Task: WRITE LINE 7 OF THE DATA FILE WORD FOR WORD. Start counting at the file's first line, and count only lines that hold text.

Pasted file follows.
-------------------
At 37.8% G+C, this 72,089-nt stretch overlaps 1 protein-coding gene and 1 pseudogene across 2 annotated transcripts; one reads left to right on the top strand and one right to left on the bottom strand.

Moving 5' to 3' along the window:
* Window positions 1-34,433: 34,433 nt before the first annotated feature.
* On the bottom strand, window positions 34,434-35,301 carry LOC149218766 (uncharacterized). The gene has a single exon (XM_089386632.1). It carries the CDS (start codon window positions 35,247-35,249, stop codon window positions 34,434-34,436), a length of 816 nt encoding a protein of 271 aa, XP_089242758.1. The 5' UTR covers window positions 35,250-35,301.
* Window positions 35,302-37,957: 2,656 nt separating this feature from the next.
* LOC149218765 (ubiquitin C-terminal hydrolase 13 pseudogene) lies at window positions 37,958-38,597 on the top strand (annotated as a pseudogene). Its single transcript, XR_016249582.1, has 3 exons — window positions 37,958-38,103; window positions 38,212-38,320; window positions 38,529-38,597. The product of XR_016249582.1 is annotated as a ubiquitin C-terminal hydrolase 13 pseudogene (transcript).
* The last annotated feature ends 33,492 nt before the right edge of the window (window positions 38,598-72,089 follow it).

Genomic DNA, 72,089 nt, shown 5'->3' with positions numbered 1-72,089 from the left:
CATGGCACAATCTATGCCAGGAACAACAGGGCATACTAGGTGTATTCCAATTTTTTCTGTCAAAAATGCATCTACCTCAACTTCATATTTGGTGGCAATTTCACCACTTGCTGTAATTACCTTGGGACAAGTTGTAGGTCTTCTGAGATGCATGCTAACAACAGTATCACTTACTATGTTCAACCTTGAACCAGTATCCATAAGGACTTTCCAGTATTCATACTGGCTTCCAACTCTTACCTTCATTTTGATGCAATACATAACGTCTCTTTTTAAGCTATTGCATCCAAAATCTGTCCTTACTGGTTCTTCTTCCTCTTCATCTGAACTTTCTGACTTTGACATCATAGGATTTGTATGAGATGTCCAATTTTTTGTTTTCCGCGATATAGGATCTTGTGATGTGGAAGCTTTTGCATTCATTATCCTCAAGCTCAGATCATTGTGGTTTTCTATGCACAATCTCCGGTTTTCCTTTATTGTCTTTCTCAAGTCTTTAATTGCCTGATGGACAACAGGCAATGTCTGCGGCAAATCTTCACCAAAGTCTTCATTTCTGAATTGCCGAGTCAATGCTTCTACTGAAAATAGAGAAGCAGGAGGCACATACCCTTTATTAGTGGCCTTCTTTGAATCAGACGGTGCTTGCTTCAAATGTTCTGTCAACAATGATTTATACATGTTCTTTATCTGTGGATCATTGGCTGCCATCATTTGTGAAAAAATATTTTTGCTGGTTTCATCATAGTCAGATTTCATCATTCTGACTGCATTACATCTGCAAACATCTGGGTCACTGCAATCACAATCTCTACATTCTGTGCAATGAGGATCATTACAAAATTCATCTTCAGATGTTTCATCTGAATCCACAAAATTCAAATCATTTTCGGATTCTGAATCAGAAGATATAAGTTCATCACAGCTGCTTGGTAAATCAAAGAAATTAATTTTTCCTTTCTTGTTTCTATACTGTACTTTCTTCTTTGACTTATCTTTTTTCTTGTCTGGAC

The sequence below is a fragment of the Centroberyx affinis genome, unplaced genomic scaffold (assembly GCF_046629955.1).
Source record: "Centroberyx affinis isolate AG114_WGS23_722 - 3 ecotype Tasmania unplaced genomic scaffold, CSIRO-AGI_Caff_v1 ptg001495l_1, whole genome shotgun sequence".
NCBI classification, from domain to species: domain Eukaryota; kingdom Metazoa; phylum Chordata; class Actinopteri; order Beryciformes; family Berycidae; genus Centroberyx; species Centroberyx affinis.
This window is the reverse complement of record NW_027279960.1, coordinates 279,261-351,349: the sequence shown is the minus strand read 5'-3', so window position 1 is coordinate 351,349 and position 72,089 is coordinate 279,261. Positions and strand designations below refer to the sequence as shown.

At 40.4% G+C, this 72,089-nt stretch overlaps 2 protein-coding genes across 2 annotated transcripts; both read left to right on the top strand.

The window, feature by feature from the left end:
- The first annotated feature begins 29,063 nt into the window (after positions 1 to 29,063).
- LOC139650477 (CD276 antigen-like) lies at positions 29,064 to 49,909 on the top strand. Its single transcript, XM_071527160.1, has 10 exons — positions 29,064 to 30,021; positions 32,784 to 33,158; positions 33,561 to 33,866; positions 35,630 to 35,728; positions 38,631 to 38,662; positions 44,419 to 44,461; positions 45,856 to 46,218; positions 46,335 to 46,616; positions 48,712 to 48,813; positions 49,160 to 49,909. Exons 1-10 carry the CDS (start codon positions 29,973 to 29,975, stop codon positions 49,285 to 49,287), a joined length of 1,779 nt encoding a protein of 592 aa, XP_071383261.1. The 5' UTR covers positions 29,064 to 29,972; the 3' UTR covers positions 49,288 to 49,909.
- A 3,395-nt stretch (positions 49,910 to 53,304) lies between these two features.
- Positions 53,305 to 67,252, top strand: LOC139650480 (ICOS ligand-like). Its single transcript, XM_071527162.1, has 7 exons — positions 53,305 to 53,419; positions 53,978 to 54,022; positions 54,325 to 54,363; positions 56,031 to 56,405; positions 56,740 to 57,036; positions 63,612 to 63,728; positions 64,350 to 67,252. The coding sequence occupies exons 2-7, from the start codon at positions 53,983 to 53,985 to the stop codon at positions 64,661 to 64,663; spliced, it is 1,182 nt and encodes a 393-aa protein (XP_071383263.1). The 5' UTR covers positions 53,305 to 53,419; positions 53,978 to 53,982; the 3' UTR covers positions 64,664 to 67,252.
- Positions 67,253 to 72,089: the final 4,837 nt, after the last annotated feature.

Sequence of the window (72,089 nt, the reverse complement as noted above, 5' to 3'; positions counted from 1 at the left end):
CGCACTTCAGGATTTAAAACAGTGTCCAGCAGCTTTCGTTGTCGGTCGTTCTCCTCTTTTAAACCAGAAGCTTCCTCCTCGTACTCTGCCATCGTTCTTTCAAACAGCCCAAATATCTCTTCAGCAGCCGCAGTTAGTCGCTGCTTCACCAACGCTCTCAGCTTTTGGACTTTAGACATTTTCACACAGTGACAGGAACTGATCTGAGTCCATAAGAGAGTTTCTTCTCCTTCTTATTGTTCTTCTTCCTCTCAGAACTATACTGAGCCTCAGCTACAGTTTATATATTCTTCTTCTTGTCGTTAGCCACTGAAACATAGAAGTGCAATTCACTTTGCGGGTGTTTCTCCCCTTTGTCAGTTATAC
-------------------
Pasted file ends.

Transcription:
* The last annotated feature ends 33,492 nt before the right edge of the window (window positions 38,598-72,089 follow it).